(Last Updated on : 25/01/2014)
Naturalists in Independent India were mostly self-trained. The naturalists are experts in natural history and hence, can contribute significantly in conservation measures. Salim Ali, Edward Pritchard Gee, and M. Krishnan were among the prominent naturalists of independent India. These three naturalists of the country knew most, if not all, about the vastness of India. Though none exerted or held executive authority, each of them was a living testimony to the continuing engagement of a section of India's middle class with the dilemmas of conservation. The perceptions of the naturalists of the country were crucial in the early years after Independence, in preparing the way for a view of nature that went beyond the sights of the big game hunters' rifle. Even the camera, from being primarily a device to film tigers, became a means to record changes in the landscape. The growing newspaper and magazine industry provided the active naturalists a medium to transmit these images to an expanding audience.
As per the historical records, the Forest Department remained the key agency for both protecting and exploiting the vast land under its control. A few pioneers stood out, voicing and advancing concerns about vanishing species and threatened landscapes. In the early years of Independence, many such naturalists were associated with a leading voluntary group, the Bombay Natural History Society. Founded in the late nineteenth century, it had evolved into a body that brought together those with an interest in nature - planters, officials, scientists, a few princes and foresters.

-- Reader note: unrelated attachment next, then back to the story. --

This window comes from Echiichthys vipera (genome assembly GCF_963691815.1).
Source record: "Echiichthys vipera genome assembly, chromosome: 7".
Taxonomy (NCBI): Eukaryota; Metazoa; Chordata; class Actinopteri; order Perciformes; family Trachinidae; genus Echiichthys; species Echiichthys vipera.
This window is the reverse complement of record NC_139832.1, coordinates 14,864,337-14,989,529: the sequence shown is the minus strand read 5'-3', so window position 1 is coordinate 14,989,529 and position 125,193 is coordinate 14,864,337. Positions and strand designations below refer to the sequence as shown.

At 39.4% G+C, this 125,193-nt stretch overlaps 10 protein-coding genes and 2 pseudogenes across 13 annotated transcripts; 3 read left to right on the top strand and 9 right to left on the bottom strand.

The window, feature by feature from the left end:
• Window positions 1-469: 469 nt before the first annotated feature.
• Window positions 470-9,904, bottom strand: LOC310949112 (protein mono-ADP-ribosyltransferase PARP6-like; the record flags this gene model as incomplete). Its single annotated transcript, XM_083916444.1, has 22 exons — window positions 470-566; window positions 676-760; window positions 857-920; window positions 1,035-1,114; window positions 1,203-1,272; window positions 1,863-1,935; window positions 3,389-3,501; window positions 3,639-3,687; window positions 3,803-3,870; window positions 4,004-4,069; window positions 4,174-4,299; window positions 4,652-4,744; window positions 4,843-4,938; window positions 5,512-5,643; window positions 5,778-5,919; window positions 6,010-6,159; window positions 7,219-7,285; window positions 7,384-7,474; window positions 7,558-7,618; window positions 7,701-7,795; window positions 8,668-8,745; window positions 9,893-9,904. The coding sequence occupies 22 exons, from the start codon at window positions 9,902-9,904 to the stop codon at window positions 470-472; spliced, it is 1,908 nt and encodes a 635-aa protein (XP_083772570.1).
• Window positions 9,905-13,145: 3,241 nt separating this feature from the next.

These naturalists of the post independence country give a sense of the cultural change coursing through the country. Salim Ali was from a well-heeled mercantile Muslim family from western India who worked with and eventually led a prominent voluntary society. Edward Pritchard Gee was a Cambridge-educated Englishman who spent half his life in North-East India and chose to stay on after 1947. Madhaviah Krishnan became a full-time columnist for the popular press in the late 1940s after a brief stint as an administrator. Based in the southern city of Madras (now Chennai
), he was especially knowledgeable about peninsular India. None came from a princely background or from landed or feudal families. Each had to attend to the business of earning a living though they were far from penurious. However, the trio stood in contrast to one another even as they shared concerns. Salim Ali was the voice of science and Edward Pritchard Gee's voice was that of an advisor to official bodies with an ear to the ground; Krishnan was the one who found time for landscapes and living things that others forgot to mention.
The roles of the naturalists of independent India point to the emergence of a complex middle class, which would form a major constituency for wildlife protection. Their ideas, and the responses of the new rulers to their efforts, deeply influenced early conservation programmes in post-British India.